Stacey

Stacey graduated from the University of Exeter with a first class BSc Geography (Hons) degree in 2013 and continued on at Exeter to graduate with a MRes in Climate Change Impacts and Feedbacks. Her master’s thesis investigated fire activity through two peatland palaeo-archives looking for a novel way to identify smouldering wildfires. Working in the WildFIRE lab, using state-of-the-art equipment, she developed an interest in the interaction between fire and the environment. She has continued her research at Exeter by undertaking a PhD investigating the effect of fire in tropical and temperate ecosystems using reflected light microscopy.

Teuntje Hollaar PhD Thesis title – “Milankovitch forcings on wildfire during the Early Jurassic’
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Teuntje graduated from the University of Amsterdam with a BSc Earth Science degree in 2015. During her MSc in Earth Sciences at Utrecht University she focused on reconstructing past climates and environments. She joined the wildFIRE Lab as a PhD student to examine wildfire during the Early Jurassic, a time period with major climatic swings. Moreover, she will assess the possible role of orbital forcing on wildfires during this time interval. This with particular interest in the large scale trend of wildfires in the deep geological past of Earth and how major perturbations in the carbon and oxygen cycles affect fire activity.

Supervisors: Claire M. Belcher and Stephen Hesselbo

 


Rayanne Vitali PhD Thesis title – “Regulation of atmospheric oxygen by fire’

Rayanne graduated from the University of Exeter in 2018 with an MMath inMathematics, specialising in applying mathematics toray for web Earth system science. During her final year, Rayanne developed a particular interest in Earth and climate system modelling, collaborating with the Met Office to help improve vegetation dynamics within the Joint UK Land Environment Simulator model (JULES).

Since then, she has joined the WildFIRE lab as a PhD student to investigate Earth system feedbacks and the history of Oxygen. In particular, using models to investigate the role in which fire has played in keeping Oxygen levels relatively constant over time.

Supervisors: Andrew J. Watson, Claire M. Belcher


Robyn Pointer PhD Thesis title – “Palaeoenvironmental changes throughout the Lower Jurassic”

I am studying Jurassic sediments of Poland in order to understand the  palaeoenvironments in which they were deposited. Research will focus on Lower Jurassic terrestrial sediments recovered from boreholes located around the country. Analysis of carbon-isotopes, charcoal samples and palynological samples will be used to generate proxy data for palaeoenvironmental changes throughout the Lower Jurassic.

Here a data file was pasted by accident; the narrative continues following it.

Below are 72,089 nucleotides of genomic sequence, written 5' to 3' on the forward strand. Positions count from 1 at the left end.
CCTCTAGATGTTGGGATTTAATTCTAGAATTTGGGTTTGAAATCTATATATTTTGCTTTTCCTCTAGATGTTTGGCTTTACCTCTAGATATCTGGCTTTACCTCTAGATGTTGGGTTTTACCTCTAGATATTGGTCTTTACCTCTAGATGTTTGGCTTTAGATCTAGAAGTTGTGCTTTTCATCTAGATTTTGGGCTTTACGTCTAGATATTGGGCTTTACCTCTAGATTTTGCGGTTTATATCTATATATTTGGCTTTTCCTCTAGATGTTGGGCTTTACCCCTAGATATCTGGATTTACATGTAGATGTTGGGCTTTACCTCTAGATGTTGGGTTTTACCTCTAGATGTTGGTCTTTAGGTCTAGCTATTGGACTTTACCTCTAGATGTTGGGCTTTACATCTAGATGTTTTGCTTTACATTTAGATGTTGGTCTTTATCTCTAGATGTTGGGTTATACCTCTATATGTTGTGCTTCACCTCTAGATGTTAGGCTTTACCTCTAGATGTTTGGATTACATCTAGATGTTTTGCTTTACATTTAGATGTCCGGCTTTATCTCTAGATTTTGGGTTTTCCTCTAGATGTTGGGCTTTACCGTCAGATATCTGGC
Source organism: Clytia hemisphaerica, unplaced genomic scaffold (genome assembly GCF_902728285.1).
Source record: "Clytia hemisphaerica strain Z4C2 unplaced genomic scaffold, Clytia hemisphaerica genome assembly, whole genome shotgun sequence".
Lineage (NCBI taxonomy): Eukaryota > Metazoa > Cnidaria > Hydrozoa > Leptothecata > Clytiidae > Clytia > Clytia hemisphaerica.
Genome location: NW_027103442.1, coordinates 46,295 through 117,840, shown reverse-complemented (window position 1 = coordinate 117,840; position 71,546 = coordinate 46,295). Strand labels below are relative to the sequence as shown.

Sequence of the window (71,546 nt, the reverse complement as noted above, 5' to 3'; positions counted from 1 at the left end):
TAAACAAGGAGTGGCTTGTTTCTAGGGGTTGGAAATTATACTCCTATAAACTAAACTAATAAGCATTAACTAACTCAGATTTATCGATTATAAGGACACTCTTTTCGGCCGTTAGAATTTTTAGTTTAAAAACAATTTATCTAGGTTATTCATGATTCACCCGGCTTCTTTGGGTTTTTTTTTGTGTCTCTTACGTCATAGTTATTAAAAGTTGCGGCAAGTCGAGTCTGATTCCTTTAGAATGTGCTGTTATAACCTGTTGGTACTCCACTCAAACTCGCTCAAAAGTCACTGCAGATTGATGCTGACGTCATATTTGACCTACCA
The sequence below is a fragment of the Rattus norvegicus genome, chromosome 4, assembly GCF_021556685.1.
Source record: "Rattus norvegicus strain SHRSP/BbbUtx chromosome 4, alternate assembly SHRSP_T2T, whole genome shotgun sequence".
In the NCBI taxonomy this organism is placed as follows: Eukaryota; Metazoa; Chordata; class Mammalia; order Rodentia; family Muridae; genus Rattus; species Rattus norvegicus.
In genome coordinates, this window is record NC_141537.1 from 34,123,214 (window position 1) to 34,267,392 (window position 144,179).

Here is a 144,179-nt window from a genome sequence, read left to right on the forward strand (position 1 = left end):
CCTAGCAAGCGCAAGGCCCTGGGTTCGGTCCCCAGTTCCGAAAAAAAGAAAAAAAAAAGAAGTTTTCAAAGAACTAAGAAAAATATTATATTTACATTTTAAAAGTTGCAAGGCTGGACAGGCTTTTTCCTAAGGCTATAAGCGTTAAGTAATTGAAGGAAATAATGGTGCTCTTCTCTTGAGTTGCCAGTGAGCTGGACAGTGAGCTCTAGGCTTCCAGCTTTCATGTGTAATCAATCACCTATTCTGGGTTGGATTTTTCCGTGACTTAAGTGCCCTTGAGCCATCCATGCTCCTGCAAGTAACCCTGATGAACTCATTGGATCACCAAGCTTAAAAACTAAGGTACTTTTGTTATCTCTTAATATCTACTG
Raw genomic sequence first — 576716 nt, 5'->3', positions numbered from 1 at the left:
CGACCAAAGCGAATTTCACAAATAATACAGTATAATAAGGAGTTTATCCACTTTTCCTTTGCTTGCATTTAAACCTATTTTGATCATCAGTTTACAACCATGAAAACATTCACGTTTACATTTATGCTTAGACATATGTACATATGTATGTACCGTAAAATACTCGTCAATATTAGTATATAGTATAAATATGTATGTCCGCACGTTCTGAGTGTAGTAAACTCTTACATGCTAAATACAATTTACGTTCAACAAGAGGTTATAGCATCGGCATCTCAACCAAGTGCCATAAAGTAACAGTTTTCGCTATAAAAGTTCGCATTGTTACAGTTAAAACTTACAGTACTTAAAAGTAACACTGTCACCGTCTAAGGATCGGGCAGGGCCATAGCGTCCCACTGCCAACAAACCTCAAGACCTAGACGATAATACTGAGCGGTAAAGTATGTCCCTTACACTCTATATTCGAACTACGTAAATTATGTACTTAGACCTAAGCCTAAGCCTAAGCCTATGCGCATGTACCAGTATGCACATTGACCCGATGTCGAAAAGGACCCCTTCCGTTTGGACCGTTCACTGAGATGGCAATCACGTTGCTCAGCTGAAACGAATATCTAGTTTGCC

Associate Researchers


Andy Elliott

Andy has spent all of his life closely linked to wildfires, mostly in the UK, but in recent Precribed_Fire_Oregon1.jpgyears this interest has taken him around the world. His varied background includes working as a Countryside Ranger where he was involved in managing the Dorset landscape. He has been working in Geographical Information Systems since around 2001 and developed the 1st and, possibly still, only spatial application for recording UK wildfires. Currently he runs his own Wildfire Training and Consultancy Business, WildfireTaC (www.wildfiretac.com). Alongside all of this, Andy has been a Retained Firefighter with the Dorset and Wiltshire Fire and Rescue Service. He is currently the Station Commander in charge of Maiden Newton Fire Station in West Dorset. He is also a UK Wildfire Tactical Advisor for the National Fire Chiefs Council (NFCC).

His main interests in wildfire are firefighter safety and wildfire mitigation. He has worked on research projects with Prof. John Dold of Manchester University, most notably on ignition patterns in the Kruger National Park, South Africa. He has also worked on prescribed research fires around the UK as part of the England and Wales Wildfire Forum Research Group. He has presented at many national and international wildfire conferences and hosted the UK Wildfires Conference in Dorset during 2017. He has worked with wildland firefighters in France, Spain, Greece, South Africa and America. He fought the Valley Fire in California during 2015, at the time the second most destructive wildfire in California’s history, and has returned several times since to work as a firefighter and to visit the affected communities. He has recently joined the European Union Civil Protection Mechanism (EUCPM) as a wildfire Technical Expert and EUCPM Team Member. This enables him to be deployed anywhere in the world to assist with civil emergencies including wildfires. Without any formal higher education, Andy simply treats ‘every day as a school day’ and is delighted to be an Associate Researcher with the wildFIRE Lab.


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Matt graduated from the University of Exeter in 2013 with first class honours in Physical Geography and is currently a PhD candidate within the cross-disciplinary Earth System Science group.